Throughout my professional and academic career as a management accountant/teacher of same, the issue of sustainability has always been something with just made intuitive sense to me. This may be due to my rural background which has instilled an appreciation of all things around me into my ways of working and thinking.
Of course, sustainability is a key issue for business and us all. I recently stumbled upon a CIMA Research Insight report on sustainable development which I had not read previously. The report focuses on the United Nations’ 17 Sustainable Development
Goals (SDGs) and the role of management accounting. Rather than summarise it here, it may be best to read the report yourself, but one quote from within the report really captures the important relationship between business and sustainability. The quote is:
“If business isn’t sustainable then society is at risk. And if society isn’t sustainable then business is at risk.” – Mark Wilson, Group Chief Executive Officer, AVIVA
What a clear and simple quote!
Many governments are helping/have helped businesses during the last year since Covid 19 appeared on the scene. There are probably as many ways to help those businesses affected as there are countries in the world, and some sectors need more help than others. I would imagine from both the perspective of a business needing help, and from a government perspective, keeping this simple is key
Focusing solely on helping business with costs, probably the easiest thing a government can do is help a business with fixed costs. These costs are incurred even if a business is closed. Some such costs are imposed by government (e.g. business rates) and these are being postponed in many countries. Other fixed costs such as rent, security or insurance may still be incurred by a business, and some governments are helping business by covering a portion of such costs. Another method I have read about is how some governments are giving loans to cover such costs – as ultimately a surviving business can pay taxes, and of course government borrowing is very cheap at the moment.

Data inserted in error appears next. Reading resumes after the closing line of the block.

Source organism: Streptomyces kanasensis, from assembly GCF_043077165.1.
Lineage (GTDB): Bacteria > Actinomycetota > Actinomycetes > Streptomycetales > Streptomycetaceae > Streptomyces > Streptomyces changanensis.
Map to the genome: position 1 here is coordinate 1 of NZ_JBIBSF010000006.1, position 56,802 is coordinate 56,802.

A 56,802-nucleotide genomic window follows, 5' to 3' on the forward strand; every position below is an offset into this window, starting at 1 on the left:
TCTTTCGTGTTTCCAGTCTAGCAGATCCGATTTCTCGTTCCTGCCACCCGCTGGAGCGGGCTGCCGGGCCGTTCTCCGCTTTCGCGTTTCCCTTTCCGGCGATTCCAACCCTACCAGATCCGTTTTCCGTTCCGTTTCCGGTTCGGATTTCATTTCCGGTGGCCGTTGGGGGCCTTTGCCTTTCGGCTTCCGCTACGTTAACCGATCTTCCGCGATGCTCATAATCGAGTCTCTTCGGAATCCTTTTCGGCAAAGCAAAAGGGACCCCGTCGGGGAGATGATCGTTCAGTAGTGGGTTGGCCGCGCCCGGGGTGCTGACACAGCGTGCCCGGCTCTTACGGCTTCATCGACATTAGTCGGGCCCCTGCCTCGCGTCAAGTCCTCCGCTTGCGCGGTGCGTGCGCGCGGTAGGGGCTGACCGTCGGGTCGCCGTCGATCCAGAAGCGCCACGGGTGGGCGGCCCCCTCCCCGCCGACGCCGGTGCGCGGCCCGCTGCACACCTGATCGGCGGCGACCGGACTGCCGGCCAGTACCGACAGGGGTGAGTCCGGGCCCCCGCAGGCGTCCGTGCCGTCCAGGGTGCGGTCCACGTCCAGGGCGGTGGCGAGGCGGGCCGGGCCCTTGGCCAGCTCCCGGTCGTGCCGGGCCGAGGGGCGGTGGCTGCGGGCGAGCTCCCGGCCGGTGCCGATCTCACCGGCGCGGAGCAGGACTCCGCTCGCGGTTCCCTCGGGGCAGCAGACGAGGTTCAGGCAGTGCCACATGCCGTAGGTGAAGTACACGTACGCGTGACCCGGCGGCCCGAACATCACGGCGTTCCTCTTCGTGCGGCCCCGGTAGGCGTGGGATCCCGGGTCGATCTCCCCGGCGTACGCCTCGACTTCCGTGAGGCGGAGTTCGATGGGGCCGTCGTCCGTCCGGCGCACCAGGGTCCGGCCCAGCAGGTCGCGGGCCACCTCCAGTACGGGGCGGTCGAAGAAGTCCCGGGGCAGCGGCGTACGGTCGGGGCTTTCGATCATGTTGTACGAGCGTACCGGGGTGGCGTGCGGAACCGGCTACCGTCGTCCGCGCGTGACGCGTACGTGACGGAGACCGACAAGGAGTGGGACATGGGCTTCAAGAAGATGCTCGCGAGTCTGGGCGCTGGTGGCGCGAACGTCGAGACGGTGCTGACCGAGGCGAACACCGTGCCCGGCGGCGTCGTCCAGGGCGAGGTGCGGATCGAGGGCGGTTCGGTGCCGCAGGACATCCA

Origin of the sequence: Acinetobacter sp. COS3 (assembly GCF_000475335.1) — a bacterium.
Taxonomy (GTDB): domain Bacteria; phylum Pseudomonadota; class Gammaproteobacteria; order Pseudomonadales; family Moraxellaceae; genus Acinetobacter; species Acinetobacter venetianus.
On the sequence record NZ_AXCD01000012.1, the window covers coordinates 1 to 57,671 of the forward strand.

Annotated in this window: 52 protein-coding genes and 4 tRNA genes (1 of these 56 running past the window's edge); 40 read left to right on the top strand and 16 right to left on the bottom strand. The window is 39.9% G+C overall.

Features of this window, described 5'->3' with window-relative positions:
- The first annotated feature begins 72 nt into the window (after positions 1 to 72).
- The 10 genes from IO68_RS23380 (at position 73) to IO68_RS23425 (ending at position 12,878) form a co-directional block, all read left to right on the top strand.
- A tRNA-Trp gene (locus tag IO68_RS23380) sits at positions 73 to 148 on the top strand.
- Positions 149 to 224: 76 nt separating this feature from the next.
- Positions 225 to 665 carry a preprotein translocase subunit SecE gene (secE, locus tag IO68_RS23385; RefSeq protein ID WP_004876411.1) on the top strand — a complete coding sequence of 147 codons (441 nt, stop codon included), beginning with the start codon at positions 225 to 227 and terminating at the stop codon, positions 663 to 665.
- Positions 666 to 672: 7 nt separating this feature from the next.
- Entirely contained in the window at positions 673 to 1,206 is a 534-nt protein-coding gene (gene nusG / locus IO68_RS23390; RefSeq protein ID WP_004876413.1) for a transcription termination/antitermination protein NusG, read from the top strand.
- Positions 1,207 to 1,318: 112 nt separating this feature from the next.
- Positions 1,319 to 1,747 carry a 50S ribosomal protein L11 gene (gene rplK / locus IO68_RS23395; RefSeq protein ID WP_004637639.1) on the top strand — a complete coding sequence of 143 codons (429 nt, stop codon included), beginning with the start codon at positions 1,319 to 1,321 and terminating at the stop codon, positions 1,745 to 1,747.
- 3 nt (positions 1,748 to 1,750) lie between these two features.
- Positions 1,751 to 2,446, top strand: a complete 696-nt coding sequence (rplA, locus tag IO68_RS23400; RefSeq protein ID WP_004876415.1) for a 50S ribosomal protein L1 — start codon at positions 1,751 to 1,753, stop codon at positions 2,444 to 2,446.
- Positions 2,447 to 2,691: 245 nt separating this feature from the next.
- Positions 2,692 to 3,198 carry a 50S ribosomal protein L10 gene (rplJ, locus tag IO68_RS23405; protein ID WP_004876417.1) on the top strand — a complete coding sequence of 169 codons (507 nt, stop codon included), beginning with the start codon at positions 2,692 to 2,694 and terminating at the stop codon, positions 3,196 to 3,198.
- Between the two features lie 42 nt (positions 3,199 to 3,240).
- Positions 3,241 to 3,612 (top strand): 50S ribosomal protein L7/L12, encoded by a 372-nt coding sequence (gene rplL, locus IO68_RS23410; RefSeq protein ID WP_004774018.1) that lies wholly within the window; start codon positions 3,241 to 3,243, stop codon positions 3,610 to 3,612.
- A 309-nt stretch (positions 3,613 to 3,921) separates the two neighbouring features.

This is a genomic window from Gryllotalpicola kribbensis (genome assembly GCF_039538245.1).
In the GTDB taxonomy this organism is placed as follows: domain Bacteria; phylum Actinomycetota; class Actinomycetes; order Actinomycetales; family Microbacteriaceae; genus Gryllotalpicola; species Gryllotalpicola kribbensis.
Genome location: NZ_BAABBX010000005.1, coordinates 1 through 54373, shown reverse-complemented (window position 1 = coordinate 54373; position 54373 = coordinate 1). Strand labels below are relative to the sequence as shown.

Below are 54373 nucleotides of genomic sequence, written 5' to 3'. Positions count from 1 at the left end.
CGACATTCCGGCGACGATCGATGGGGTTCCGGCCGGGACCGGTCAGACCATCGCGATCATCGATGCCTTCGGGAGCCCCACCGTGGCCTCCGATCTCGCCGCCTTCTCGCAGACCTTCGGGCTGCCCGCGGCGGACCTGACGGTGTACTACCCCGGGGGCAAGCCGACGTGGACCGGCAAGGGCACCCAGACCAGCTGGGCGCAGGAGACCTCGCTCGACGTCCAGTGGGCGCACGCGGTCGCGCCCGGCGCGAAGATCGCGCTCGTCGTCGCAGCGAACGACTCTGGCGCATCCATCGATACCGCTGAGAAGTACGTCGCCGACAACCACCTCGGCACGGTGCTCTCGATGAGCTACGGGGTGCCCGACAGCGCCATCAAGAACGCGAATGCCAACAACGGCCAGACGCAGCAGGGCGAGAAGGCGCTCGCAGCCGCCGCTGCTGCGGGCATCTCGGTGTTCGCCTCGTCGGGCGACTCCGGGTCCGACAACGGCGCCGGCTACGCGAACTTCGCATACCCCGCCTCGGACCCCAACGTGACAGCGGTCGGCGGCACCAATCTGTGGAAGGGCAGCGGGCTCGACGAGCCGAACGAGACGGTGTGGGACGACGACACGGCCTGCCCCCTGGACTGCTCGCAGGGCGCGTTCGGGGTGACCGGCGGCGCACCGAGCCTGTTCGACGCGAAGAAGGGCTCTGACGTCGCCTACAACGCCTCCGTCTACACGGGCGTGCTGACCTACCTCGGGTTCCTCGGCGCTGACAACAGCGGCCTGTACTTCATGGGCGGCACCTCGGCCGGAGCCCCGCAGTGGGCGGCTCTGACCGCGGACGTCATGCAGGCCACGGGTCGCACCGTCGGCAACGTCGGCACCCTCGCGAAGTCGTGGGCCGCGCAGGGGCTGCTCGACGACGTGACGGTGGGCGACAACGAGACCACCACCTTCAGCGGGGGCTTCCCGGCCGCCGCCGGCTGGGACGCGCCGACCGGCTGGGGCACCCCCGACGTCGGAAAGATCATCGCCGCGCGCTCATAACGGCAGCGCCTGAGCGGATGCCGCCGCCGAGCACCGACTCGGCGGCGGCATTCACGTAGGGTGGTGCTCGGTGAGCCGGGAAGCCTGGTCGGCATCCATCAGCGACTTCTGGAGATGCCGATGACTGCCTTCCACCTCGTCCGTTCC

Any schemes which help business by covering fixed costs should be relatively easy to operate and understand for two reasons. First, any business should have cost data to hand from its annual accounts at least, or from its accounting systems at best. Second, fixed costs are understood by even the smallest business. Of course, fixed costs are different for different businesses and sectors, and ideally any subsidy or help should take this in account.
It is often said accounting is the language of business. I have been recently putting this to a small test, to see how accounting works across different (spoken) languages and countries. My rather unsophisticated test stems from an experience in 2016 in Italy. While in the Abruzzo region, I came across a church in a mountain village. On it’s notice board were the parish accounts. I do not speak Italian, but my knowledge of the general format and layout of financial statements. combined some common sense, allowed me to understand the accounts quite well.
For my “test”, which I am using for a class I teach as a way to summarise various financial statement formats, I have collected the financial statements of several types/size of company and in several languages – English, Spanish, German and Irish. While I do speak some German and Spanish, my Irish is terrible (sad as an Irish person perhaps). Looking across the various financial statements in these languages – even though different rule and laws may apply – there is a typical structure which implies even a non-speaker can understand the basics. This of course stems from the fact that the double entry system underlies the financial statements, regardless of which language is used in their construction. The look and layout of the financial statements is also a good visual clue as to which statement it is – the balance sheet for example is easy to locate, given its two totals being equal.
In summary, while I am a bit embarrassed to say my Irish is terrible, I was able to understand a balance sheet in Irish – and of course in Spanish and German too. Thus, the results of my “test” – I speak accounting better than Irish!